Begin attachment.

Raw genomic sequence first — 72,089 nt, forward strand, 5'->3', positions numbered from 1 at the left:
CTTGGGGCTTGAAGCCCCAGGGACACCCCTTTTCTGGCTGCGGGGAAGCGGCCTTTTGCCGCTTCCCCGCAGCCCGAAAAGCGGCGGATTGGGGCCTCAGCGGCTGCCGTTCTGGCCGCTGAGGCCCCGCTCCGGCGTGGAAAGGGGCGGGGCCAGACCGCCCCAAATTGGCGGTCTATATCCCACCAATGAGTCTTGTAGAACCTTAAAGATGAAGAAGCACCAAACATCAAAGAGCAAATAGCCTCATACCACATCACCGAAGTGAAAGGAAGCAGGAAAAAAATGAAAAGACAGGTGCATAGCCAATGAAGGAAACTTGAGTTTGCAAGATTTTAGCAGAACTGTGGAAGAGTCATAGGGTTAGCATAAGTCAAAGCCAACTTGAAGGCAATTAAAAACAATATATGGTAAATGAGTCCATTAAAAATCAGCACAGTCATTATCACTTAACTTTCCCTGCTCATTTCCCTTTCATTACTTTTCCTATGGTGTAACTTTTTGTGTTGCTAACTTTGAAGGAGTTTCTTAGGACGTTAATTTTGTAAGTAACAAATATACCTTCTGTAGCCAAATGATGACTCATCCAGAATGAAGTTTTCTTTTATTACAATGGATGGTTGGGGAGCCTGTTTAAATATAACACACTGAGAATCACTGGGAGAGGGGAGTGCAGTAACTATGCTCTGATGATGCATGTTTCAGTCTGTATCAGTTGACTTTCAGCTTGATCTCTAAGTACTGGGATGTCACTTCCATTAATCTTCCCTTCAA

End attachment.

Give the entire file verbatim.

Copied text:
Raw genomic sequence first — 72,089 nt, forward strand, 5'->3', positions numbered from 1 at the left:
CTTGGGGCTTGAAGCCCCAGGGACACCCCTTTTCTGGCTGCGGGGAAGCGGCCTTTTGCCGCTTCCCCGCAGCCCGAAAAGCGGCGGATTGGGGCCTCAGCGGCTGCCGTTCTGGCCGCTGAGGCCCCGCTCCGGCGTGGAAAGGGGCGGGGCCAGACCGCCCCAAATTGGCGGTCTATATCCCACCAATGAGTCTTGTAGAACCTTAAAGATGAAGAAGCACCAAACATCAAAGAGCAAATAGCCTCATACCACATCACCGAAGTGAAAGGAAGCAGGAAAAAAATGAAAAGACAGGTGCATAGCCAATGAAGGAAACTTGAGTTTGCAAGATTTTAGCAGAACTGTGGAAGAGTCATAGGGTTAGCATAAGTCAAAGCCAACTTGAAGGCAATTAAAAACAATATATGGTAAATGAGTCCATTAAAAATCAGCACAGTCATTATCACTTAACTTTCCCTGCTCATTTCCCTTTCATTACTTTTCCTATGGTGTAACTTTTTGTGTTGCTAACTTTGAAGGAGTTTCTTAGGACGTTAATTTTGTAAGTAACAAATATACCTTCTGTAGCCAAATGATGACTCATCCAGAATGAAGTTTTCTTTTATTACAATGGATGGTTGGGGAGCCTGTTTAAATATAACACACTGAGAATCACTGGGAGAGGGGAGTGCAGTAACTATGCTCTGATGATGCATGTTTCAGTCTGTATCAGTTGACTTTCAGCTTGATCTCTAAGTACTGGGATGTCACTTCCATTAATCTTCCCTTCAA